A third patient consulted a dermatologist regarding her severe sun damage, wrinkles around the eyes, deep creases on the forehead, and rough, tired-looking skin. These concerns were attributed to excessive environmental stresses, regular outdoor activities, and a past history of smoking. She received a trial of an exfoliating product containing amber crystals. After one week of using the product, she returned to the doctor’s office. The physician noted over a 50% improvement in the roughness of the patient’s skin and dull complexion. After four weeks of using the product, there was more than 75% improvement of the appearance of fine lines and wrinkles around the eye area, as well as a more than 60% improvement of the deep creases of the forehead. There was also more than a 70% improvement of the sun-damaged areas, leading to a much healthier appearance of her skin.3
What Is Amber?
Amber is one of the few precious substances on earth that is not of mineral origin. Although considered a gemstone, amber is a completely organic compound derived from the fossilized resin of extinct trees. This resin is the semi-solid organic substance that is naturally secreted by the epithelial cells of a plant in response to physical injury or radical climate changes. In the dense forests (between 10 and 100 million years ago), countless resin-bearing trees fell and were carried by inland rivers to the sea. The trees and their resins eventually sank to the ocean floor and were covered by layers of sediment.
Tree resins are highly complex organic substances that include compounds called terpenes. Over time, some of these terpenes evaporated while others condensed and underwent a cross-linking process to form polymers. Over millions of years the resin gradually hardened to become amber. The exact structure and composition of amber varies according to the species of tree that produced the resin, the age of the amber, the environment in which it was deposited, and the geothermal forces to which it was subjected.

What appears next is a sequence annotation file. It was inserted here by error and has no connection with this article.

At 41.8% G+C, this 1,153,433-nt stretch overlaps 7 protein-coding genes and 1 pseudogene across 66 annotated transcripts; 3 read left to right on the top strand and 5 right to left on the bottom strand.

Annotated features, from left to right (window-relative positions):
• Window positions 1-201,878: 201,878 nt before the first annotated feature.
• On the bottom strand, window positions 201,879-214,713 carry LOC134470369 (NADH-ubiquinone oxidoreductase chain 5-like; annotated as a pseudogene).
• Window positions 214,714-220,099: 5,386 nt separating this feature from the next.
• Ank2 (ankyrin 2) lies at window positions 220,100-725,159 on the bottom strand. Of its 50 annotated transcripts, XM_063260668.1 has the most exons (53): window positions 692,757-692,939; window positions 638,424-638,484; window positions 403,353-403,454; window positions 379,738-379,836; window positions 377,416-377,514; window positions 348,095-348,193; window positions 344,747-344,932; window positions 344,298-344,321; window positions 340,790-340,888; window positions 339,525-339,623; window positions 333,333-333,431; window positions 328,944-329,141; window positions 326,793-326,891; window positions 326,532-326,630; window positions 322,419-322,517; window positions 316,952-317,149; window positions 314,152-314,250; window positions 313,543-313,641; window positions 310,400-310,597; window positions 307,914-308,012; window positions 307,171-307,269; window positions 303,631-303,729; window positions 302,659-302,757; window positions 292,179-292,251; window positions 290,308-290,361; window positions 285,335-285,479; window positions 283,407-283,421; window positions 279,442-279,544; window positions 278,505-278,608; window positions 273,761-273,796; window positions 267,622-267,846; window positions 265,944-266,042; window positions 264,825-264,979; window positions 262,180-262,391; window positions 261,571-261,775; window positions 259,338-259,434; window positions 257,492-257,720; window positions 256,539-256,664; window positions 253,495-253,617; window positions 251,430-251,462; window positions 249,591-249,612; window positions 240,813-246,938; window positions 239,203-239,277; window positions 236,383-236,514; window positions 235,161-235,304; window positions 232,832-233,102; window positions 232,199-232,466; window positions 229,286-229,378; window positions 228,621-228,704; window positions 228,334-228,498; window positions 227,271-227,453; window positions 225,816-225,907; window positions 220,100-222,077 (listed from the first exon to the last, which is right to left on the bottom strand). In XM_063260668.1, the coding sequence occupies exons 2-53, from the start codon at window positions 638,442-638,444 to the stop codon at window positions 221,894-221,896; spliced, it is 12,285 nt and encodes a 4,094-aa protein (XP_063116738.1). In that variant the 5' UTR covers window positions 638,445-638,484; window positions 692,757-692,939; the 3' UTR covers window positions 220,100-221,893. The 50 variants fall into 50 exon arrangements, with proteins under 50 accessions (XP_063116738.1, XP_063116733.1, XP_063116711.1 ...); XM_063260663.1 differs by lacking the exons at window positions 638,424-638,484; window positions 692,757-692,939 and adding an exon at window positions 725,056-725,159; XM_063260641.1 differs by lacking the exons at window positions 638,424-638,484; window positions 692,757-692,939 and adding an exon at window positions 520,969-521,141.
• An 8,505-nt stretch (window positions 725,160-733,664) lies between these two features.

The richest deposit of amber in the world occurs near the eastern shores of the Baltic Sea. This Baltic amber comes from a layer of blue-green sand on the ocean floor that is between 26 and 34 million years old. Aptly nicknamed the blue earth, this sand contains high levels of a mineral known as glauconite, a silicate that is responsible for its unusual blue-green color.
How Amber Combats the Visible Effects of Aging
In 2002, a Russian physician named Nikolai Moshkov conducted clinical experiments on the natural ability of amber to improve cellular metabolism and stimulate renewal in unhealthy cells. Moshkov discovered that he could obtain rapid and significant improvement in disorders afflicting the head, spine, thyroid gland, chest, and limbs by rubbing the skin of the affected area with a fine powder of pure amber crystals. The most visible and dramatic results he achieved were seen on the face.4 The skin appeared younger, smoother, healthier, and much more radiant. This was attributed to the antioxidant, anti-inflammatory, and tissue-regenerative properties of amber.
A non-surgical exfoliation procedure called microdermabrasion ranks among the most popular cosmetic procedures in the US. Unfortunately, its high cost—and the very real health risks it poses in a number of cases—render this otherwise effective anti-aging skin therapy an unattractive option for many people.
A cutting-edge topical alternative has been identified that effectively revitalizes skin at a fraction of the cost. Its potent rejuvenating effects arise from the unique properties of amber crystals. Amber is a semi-solid organic substance naturally secreted by plants in response to physical injury or extreme climate changes. In dermatologist test cases, a topical application containing amber crystals yielded as much as 75% improvement in the health and appearance of damaged, aging skin.
If you have any questions on the scientific content of this article, please call a Life Extension® Health Advisor at 1-866-864-3027.
1. Available at: http://www.surgery.org/media/statistics. Accessed December 3, 2010.
2. Available at: http://www.realself.com/Microdermabrasion/cost. Accessed December 8, 2010.
3. Clinical case histories provided by Gary Goldfaden, MD. December 28, 2010.
4. Available at http://www.masterpage.com.pl/amber-cures/. Accessed December 9, 2010.
5. Available at: http://www.microdermabrasionadvice.com/chemical-peels.shtml. Accessed January 3, 2011.